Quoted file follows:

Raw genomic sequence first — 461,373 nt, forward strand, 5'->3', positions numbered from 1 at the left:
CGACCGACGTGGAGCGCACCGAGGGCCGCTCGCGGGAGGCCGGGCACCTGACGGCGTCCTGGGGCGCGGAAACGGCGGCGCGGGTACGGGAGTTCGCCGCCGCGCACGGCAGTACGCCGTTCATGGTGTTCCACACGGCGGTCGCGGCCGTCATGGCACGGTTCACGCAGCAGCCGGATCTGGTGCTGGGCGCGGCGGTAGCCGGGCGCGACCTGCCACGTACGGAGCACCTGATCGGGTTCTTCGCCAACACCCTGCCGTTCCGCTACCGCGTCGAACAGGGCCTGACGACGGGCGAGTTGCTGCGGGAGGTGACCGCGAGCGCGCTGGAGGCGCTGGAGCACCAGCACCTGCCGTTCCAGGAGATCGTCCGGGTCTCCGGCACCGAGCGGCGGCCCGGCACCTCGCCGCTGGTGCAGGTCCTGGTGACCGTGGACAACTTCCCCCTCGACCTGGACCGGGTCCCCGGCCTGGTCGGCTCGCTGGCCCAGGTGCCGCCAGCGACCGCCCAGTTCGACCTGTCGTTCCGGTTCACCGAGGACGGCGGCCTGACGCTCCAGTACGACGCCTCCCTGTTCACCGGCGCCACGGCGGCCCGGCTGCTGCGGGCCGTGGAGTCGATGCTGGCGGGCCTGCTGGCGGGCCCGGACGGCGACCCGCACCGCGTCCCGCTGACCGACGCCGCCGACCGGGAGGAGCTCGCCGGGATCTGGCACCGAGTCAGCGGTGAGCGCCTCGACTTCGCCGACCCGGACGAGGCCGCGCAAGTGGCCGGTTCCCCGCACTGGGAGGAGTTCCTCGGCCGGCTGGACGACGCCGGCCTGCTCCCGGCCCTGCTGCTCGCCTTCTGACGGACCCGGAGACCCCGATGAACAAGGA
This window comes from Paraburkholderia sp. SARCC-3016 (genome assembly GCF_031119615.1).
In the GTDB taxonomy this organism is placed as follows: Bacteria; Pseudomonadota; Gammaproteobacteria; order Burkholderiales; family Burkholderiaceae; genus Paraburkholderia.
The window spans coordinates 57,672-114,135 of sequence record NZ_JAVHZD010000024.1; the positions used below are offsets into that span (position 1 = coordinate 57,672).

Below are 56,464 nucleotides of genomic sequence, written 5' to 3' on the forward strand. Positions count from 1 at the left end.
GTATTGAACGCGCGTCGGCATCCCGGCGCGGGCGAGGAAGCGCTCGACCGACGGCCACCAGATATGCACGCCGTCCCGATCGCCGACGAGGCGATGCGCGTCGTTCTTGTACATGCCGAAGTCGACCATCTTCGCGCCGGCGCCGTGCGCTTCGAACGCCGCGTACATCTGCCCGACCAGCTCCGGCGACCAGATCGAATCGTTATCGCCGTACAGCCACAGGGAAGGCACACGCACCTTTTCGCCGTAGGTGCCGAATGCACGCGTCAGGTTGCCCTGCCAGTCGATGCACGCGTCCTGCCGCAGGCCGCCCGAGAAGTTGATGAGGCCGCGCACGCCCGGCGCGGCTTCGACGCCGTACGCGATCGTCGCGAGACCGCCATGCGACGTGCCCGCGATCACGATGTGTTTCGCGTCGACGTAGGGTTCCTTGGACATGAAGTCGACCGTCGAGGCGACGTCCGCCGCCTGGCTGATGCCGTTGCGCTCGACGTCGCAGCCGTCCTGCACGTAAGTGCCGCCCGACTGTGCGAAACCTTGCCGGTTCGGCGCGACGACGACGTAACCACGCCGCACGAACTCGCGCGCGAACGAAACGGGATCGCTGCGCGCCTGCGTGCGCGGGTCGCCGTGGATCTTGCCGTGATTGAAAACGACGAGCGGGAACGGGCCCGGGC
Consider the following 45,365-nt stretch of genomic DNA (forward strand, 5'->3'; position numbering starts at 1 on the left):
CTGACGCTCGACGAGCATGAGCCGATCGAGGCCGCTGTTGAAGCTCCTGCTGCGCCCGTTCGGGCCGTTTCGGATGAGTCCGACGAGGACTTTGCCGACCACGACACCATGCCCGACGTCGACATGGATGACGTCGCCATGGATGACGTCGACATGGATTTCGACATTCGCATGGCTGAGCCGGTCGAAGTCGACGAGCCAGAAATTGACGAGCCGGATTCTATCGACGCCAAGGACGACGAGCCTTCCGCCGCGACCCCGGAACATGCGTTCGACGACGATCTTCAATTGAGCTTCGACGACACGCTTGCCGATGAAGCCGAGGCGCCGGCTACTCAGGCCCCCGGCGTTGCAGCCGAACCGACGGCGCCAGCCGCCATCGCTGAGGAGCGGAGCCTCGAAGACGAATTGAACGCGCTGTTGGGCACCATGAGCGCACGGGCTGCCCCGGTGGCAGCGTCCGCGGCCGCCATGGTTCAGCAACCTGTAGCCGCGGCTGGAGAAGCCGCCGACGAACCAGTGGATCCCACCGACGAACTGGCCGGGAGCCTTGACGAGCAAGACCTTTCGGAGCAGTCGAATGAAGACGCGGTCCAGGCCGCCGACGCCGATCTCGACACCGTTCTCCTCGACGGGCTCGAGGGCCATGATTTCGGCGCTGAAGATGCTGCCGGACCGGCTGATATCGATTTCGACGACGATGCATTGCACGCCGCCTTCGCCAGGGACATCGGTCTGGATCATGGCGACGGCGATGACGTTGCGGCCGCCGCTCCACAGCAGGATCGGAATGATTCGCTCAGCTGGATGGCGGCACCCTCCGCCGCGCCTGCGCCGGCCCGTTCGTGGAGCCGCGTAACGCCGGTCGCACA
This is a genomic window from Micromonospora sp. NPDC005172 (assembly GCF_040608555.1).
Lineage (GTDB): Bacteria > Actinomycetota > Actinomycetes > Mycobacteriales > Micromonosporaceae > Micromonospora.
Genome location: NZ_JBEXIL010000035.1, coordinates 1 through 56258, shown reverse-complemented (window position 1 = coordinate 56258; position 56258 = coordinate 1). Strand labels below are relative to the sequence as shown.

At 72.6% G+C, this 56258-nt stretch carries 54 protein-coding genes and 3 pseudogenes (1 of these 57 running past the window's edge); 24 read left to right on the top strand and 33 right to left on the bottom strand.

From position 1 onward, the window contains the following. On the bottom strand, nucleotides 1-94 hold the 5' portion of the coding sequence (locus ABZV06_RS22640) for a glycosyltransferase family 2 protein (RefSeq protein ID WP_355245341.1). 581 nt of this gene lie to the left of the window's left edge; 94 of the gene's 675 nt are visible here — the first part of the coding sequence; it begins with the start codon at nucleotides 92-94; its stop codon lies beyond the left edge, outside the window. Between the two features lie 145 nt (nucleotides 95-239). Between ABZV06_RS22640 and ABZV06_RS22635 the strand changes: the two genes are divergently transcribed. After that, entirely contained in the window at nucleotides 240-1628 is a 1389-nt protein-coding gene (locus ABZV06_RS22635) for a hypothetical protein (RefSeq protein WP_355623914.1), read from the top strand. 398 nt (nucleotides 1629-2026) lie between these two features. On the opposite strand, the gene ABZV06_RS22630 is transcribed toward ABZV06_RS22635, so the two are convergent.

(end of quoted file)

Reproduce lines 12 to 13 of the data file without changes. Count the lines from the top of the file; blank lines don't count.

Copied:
Genome location: NZ_JBEXIL010000035.1, coordinates 1 through 56258, shown reverse-complemented (window position 1 = coordinate 56258; position 56258 = coordinate 1). Strand labels below are relative to the sequence as shown.

At 72.6% G+C, this 56258-nt stretch carries 54 protein-coding genes and 3 pseudogenes (1 of these 57 running past the window's edge); 24 read left to right on the top strand and 33 right to left on the bottom strand.